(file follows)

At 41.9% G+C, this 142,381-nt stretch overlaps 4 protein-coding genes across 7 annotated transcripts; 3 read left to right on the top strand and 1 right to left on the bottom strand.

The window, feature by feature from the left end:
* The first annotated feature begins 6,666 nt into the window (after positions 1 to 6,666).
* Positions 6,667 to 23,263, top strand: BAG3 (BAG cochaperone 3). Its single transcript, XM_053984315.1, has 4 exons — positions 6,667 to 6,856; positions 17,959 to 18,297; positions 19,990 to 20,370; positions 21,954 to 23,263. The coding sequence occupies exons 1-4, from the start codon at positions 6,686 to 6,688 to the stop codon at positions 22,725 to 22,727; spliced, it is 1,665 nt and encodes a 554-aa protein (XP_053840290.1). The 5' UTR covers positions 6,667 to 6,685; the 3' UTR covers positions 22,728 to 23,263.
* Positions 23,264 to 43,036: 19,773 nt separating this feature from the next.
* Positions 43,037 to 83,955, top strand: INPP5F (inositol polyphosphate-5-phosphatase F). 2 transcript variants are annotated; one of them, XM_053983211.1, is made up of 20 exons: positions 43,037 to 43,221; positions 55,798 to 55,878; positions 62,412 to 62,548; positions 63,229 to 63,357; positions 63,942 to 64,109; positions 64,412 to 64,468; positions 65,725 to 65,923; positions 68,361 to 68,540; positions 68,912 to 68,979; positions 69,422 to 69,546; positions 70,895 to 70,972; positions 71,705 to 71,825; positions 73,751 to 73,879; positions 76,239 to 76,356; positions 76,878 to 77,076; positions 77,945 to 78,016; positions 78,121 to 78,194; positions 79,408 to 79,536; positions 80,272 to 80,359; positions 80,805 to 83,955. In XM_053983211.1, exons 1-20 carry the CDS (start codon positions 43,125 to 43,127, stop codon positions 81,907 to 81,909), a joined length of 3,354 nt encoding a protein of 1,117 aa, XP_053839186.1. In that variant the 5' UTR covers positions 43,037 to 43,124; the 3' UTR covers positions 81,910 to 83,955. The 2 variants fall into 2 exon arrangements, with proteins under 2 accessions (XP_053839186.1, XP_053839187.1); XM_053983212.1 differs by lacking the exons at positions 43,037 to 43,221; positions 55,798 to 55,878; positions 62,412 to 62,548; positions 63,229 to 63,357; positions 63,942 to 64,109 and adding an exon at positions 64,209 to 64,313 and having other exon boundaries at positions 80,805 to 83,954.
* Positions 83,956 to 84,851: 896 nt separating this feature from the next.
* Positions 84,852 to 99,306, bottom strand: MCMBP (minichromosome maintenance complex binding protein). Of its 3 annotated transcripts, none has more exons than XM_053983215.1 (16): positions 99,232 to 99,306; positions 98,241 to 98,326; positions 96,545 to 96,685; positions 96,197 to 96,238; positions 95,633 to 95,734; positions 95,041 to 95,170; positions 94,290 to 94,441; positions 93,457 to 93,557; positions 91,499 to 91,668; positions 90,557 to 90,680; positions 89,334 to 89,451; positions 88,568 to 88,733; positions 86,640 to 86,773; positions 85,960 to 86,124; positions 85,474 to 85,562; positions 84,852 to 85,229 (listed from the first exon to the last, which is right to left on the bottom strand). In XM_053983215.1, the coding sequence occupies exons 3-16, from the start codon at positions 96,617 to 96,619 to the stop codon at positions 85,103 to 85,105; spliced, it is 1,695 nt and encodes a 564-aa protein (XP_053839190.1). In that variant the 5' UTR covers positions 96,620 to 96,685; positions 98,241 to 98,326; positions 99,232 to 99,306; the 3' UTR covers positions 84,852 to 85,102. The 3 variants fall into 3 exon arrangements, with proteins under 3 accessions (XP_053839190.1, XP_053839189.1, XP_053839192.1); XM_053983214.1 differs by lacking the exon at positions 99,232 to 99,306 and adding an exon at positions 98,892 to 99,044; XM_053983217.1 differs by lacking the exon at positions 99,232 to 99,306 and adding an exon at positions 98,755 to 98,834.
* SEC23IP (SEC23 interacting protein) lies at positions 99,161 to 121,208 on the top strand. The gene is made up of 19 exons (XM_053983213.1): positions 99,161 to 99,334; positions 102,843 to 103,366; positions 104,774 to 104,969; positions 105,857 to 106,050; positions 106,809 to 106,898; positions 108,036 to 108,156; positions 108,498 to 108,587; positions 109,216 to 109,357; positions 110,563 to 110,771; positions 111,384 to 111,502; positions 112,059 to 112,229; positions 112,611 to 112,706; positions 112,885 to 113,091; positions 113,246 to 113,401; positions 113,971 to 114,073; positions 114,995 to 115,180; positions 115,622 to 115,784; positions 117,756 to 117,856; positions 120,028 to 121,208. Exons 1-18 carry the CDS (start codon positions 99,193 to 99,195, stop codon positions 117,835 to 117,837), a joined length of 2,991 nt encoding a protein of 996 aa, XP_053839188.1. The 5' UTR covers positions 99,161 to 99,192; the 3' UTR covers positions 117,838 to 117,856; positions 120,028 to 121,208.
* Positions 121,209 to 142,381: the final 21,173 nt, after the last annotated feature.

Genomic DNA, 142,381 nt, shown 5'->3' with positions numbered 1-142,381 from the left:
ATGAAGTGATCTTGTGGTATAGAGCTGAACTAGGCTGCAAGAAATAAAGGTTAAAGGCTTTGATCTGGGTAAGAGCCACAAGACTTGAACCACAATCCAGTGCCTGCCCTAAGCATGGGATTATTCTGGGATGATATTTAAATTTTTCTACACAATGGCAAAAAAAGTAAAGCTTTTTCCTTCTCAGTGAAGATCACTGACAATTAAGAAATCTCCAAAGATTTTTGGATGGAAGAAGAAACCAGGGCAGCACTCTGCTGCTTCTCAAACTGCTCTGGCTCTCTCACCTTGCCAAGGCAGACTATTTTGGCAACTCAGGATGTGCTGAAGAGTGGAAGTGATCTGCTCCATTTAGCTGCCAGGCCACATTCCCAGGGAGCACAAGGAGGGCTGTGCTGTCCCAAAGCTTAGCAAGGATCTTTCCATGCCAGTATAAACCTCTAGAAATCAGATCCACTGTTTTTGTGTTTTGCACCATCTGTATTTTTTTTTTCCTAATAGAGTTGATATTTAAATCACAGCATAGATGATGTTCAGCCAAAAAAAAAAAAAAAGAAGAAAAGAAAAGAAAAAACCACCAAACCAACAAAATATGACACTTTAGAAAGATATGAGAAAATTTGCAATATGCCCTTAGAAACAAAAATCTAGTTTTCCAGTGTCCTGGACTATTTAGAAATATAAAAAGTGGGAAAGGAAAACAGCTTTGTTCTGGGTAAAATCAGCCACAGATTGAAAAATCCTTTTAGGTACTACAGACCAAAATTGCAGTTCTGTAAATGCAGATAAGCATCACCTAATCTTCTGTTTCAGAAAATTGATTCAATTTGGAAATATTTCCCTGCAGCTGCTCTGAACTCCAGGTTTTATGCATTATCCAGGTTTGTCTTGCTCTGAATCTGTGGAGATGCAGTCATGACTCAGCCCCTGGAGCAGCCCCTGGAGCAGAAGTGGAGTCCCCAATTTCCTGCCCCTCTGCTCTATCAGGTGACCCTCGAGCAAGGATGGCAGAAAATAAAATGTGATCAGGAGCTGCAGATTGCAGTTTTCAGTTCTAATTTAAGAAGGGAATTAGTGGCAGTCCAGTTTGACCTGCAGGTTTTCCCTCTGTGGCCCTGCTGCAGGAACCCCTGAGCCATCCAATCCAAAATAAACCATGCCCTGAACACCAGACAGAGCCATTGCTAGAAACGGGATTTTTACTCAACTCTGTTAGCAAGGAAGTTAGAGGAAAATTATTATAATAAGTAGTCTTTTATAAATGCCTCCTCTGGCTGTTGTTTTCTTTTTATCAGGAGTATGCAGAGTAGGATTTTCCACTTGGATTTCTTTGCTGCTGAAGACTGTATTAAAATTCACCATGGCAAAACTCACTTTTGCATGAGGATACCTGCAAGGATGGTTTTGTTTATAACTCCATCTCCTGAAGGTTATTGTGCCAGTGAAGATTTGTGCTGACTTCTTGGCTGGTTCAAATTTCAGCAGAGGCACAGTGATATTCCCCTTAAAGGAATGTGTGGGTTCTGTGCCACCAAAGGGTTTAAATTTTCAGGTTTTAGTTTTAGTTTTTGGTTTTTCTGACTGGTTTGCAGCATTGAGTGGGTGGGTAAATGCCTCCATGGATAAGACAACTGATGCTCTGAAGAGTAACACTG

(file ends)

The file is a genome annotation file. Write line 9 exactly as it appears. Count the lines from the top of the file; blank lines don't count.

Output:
* SEC23IP (SEC23 interacting protein) lies at positions 99,161 to 121,208 on the top strand. The gene is made up of 19 exons (XM_053983213.1): positions 99,161 to 99,334; positions 102,843 to 103,366; positions 104,774 to 104,969; positions 105,857 to 106,050; positions 106,809 to 106,898; positions 108,036 to 108,156; positions 108,498 to 108,587; positions 109,216 to 109,357; positions 110,563 to 110,771; positions 111,384 to 111,502; positions 112,059 to 112,229; positions 112,611 to 112,706; positions 112,885 to 113,091; positions 113,246 to 113,401; positions 113,971 to 114,073; positions 114,995 to 115,180; positions 115,622 to 115,784; positions 117,756 to 117,856; positions 120,028 to 121,208. Exons 1-18 carry the CDS (start codon positions 99,193 to 99,195, stop codon positions 117,835 to 117,837), a joined length of 2,991 nt encoding a protein of 996 aa, XP_053839188.1. The 5' UTR covers positions 99,161 to 99,192; the 3' UTR covers positions 117,838 to 117,856; positions 120,028 to 121,208.